With an estimated 19.2% of Australian University students experiencing elevated psychological distress during their time at university (Stallman, 2010) it is clear that there is a problem. How are our students doing? On average, not well. This pattern of psychological decline begins in the first year but for many continues to decline throughout their undergraduate years (Bewick, Koutsopoulou, Miles, Slaa & Barkman, 2010). There is now a wide range of research to suggest that the problem is widespread, reducing student success and completion, and increasing demand on university support services (Chow, 2007).

This network will bring together researchers and practitioners across the Higher Education sector to tackle three important questions: how do students experience distress and wellbeing at university, why do students experience distress, and, what can be done to students to overcome distress and support their well-being throughout their time at university and for their future?

  1. How can we assess and monitor student psychological well-being and distress accurately in university contexts? For whom, when and where does decline occur? For how long do students’ experiences of distress and well-being persist? How do these experiences impact students’ academic experiences? How can we understand the experience of our students through research on psychological well-being more broadly?
  2. Why does the decline in psychological well-being occur at a higher rate compared to the rest of the population? What vulnerabilities and risk factors exist during various stages of the student lifecycle? How do university factors at systemic, academic, and social levels contribute to distress and well-being? This network will identify key factors that impact on the psychological well-being of students uniquely within the context of Higher Education.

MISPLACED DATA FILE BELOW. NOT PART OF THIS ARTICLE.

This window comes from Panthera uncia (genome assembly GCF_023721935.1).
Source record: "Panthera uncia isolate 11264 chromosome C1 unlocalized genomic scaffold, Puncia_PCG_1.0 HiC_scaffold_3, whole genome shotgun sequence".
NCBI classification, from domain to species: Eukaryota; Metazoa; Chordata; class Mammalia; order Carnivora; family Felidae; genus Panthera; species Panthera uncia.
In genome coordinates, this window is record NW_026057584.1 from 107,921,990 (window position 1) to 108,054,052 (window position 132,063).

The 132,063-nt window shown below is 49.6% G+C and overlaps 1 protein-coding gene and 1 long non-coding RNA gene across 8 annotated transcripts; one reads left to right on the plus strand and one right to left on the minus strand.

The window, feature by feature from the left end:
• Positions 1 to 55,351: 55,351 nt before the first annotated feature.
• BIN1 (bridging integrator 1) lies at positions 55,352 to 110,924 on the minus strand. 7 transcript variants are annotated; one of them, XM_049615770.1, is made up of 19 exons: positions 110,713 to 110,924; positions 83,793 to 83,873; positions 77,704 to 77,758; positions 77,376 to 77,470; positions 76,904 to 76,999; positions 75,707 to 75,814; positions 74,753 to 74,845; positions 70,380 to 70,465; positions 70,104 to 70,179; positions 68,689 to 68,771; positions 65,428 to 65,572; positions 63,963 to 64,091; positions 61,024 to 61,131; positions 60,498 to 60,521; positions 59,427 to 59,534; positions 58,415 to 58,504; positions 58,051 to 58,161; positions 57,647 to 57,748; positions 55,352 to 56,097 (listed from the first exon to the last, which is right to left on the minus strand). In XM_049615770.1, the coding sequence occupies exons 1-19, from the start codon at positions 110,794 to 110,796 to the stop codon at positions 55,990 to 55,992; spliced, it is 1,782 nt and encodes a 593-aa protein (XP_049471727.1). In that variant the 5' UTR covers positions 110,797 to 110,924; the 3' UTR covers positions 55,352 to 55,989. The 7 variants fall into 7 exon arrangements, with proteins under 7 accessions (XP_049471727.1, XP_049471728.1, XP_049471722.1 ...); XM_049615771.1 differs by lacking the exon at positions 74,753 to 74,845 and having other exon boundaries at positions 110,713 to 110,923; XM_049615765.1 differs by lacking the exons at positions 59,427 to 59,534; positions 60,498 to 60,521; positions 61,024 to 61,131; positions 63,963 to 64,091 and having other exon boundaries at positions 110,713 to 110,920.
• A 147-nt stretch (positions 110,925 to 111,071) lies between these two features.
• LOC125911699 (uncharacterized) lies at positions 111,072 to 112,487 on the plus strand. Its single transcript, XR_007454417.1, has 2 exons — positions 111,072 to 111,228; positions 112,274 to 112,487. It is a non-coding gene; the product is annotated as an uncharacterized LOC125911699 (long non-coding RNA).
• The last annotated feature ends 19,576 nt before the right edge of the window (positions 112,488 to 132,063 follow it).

3. What strategies are able to be implemented to increase student well-being and buffer against the risks of psychological decline while enhancing students learning experiences? How effective are current interventions targeting students’ psychological wellbeing? What are the barriers that need to be overcome in order to improve student well-being? How might we overcome those barriers? We will discuss together current practices (curriculum based, centrally-lead, and co-curricular) that are targeting these factors within our institutions.

The goal of this networks is to develop best practice recommendations for Higher Education aligning the what, why, and how in a way that is scalable and produces guidelines that are useful to students, staff, universities, and the sector as a whole.

 

Convenors

Dr Lydia Woodyatt
Director of First Year Studies, School of Psychology
Flinders University

Lydia Woodyatt’s research is focused on the intersection between social and clinical psychology particularly focusing on motivation, identity, and emotion (shame, self-forgiveness, hope, self-compassion, student well-being and engagement). As an educator she combines her knowledge and evidenced based approach as a social psychologist with her prior professional experience in pastoral care, to develop programs that successfully transition first and third year students within the context of the curriculum. She has innovated within curriculum to support psychological well-being of students, through developing online topics focused on resilience, well-being and metacognitive skills at university, the redesign of first year curriculum to meet transition needs, and developing a third-year to first-year peer mentoring program that addresses psychological well-being, academic achievement, and work integrated learning, for which she received several university teaching awards.


Dr Abi Brooker
Associate Lecturer, Melbourne School of Psychological Sciences
University of Melbourne

Abi’s research draws heavily from lifespan developmental psychology, positive psychology, and higher education research to promote students’ learning experiences and development. Her teaching and research interests focus on student wellbeing, with research projects including the relationship between psychological distress and wellbeing for university students, and academic educators’ strengths and needs in supporting student wellbeing. Abi recently project managed a national project investigating curriculum and teaching practices that promote student wellbeing (funded by the Office of Learning and Teaching). She now focuses on her teaching role in the Melbourne School of Psychological Sciences’ undergraduate capstone subject, where she developed and coordinates the Graduate Attributes Portfolio for all undergraduate psychology students. She also takes an active role in the capstone subjects’ revision working group, which is revising the curriculum with student well-being in mind.